Welcome: Reception pavilion receives hospitality-inspired renovation
Lancaster General Health (LGH), a regional healthcare system based in Lancaster, Pennsylvania, offers comprehensive healthcare services to Lancaster County residents, ranging from emergency medicine and general surgery to cancer care and women’s health. The family-centered Lancaster General Health Women & Babies Hospital focuses exclusively on women’s healthcare needs, from adolescence through and beyond child-bearing years.
LGH recently repositioned the Women & Babies Hospital entrance pavilion guest services area in preparation for its 10th anniversary celebration. Chambersburg, Pennsylvania-based architecture and interior design firm Noelker and Hull Associates Inc. was commissioned to unify the entrance pavilion’s primary public spaces and accessory functions to accommodate LGH’s high-quality and aesthetic standards.
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Within the scope of the project, LGH requested that an existing “Stories from Light” ceiling light sculpture in the Women’s and Babies lobby area be retained in place and emphasized in the reception pavilion’s design. The design team was asked to envision the space renovation without budgetary restraint and to produce hospitality-based design concepts in the entrance pavilion that could be implemented across the campus during future renovations. The reality of budget constraints for the new design would be dealt with only after approval by the LGH leadership team.
Noelker and Hull assembled relevant standards of healthcare design with higher-end hospitality luxury into a cohesive, welcoming environment that gives the facility a new identity as its reception pavilion.
‘Stories from Light’
Commissioned by Massachusetts artist Stephen Knapp during the original construction of the facility, the Stories from Light light sculpture establishes a distinctive focal point in the reception area that creates a rainbow of color on the ceiling and disperses soft, glowing colors onto adjacent surfaces. Created in dichroic glass and stainless steel, the sculpture’s many attributes, iridescence, prismatic colors, and reflectivity were a constant in the interior space design.
To develop an appropriate renovation solution, the architect, interior designers, and LGH’s project management team concentrated on material properties and their ability to reflect, emit, and absorb light.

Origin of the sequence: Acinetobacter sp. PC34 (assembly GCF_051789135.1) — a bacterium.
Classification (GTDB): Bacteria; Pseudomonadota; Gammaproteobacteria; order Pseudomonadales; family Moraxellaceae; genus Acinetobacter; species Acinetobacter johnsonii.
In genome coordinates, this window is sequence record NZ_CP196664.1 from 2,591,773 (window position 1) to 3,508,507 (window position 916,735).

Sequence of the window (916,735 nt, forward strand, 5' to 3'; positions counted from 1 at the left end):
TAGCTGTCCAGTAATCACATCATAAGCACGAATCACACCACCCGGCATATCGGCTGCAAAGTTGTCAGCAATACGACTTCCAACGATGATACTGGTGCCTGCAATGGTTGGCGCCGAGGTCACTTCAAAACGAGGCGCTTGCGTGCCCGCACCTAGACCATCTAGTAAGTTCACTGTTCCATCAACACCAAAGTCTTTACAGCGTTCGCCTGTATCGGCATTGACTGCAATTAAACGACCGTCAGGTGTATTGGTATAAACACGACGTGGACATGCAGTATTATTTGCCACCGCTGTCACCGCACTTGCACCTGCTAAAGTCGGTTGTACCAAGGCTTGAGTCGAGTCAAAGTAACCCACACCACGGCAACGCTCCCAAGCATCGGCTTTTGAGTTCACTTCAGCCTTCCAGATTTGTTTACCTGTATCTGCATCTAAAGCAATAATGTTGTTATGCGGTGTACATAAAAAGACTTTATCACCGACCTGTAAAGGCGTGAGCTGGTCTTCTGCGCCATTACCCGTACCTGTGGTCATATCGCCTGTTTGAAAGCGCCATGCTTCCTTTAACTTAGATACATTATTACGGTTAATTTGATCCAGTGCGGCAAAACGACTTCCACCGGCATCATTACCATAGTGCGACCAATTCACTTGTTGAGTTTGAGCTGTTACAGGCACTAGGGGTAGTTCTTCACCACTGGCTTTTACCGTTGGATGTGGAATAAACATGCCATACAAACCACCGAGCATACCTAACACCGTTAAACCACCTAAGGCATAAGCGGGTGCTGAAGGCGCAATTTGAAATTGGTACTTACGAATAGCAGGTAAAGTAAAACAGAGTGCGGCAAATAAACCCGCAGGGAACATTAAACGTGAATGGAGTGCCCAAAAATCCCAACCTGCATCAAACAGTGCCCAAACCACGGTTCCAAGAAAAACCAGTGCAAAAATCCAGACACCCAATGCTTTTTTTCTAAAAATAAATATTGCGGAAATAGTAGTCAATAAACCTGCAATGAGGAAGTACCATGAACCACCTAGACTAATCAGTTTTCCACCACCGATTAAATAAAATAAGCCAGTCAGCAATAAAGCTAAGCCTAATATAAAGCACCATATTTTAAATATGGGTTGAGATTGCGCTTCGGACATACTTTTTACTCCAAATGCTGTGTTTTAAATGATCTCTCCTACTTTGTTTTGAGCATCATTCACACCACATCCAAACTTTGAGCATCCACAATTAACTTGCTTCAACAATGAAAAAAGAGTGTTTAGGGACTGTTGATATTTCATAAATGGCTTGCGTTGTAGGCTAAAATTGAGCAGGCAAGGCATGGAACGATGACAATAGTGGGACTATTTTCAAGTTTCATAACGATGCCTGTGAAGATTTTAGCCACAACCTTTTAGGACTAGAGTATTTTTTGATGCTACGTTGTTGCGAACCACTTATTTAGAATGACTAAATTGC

Finding a solution for the space
The existing building’s rigid form and structure, and limited 7,400-square-foot space divided among triage, delivery, family pavilion, and adjacency requirements for security, guest services, volunteer offices, and the gift shop were significant contributing factors to the interior design solution. Though designing without theoretical financial boundaries proved to be a challenge, the budget was duly controlled through deliberate selections of local and regional materials that closely resembled more expensive materials.
However, the unlimited budget ideal spurred the team’s creativity and design approach in removing the constraints of typical budget-oriented construction. As the vision took shape, the financial expense was managed through careful coordination among the senior LGH leadership, the construction manager, architect, and interior designer.
The lobby’s existing architectural design integrated a rigid cylindrical ceiling with circles emanating throughout the space, from bulkheads, existing floor patterns, and the overall plan shape. The circle form was forcefully imposed on the original design, directing the interior design team to focus on softening its influence—while not ignoring it—to create a more organic flow without oversimplifying the space. The multi-piece light sculpture was carefully protected during the multi-phase project, with only the artwork’s illumination fixtures removed during the renovation.
Solving an acoustical challenge
The decade-old cylindrical space functioned as a large drum, trapping sounds from adjacent space and reverberating noise into the central cylinder of the layout. Without structurally altering the space, a cone of silence was unattainable. LGH recognized that the existing design—both in shape and material—did little to create a soft acoustical environment for the central patient and visitor reception and waiting areas.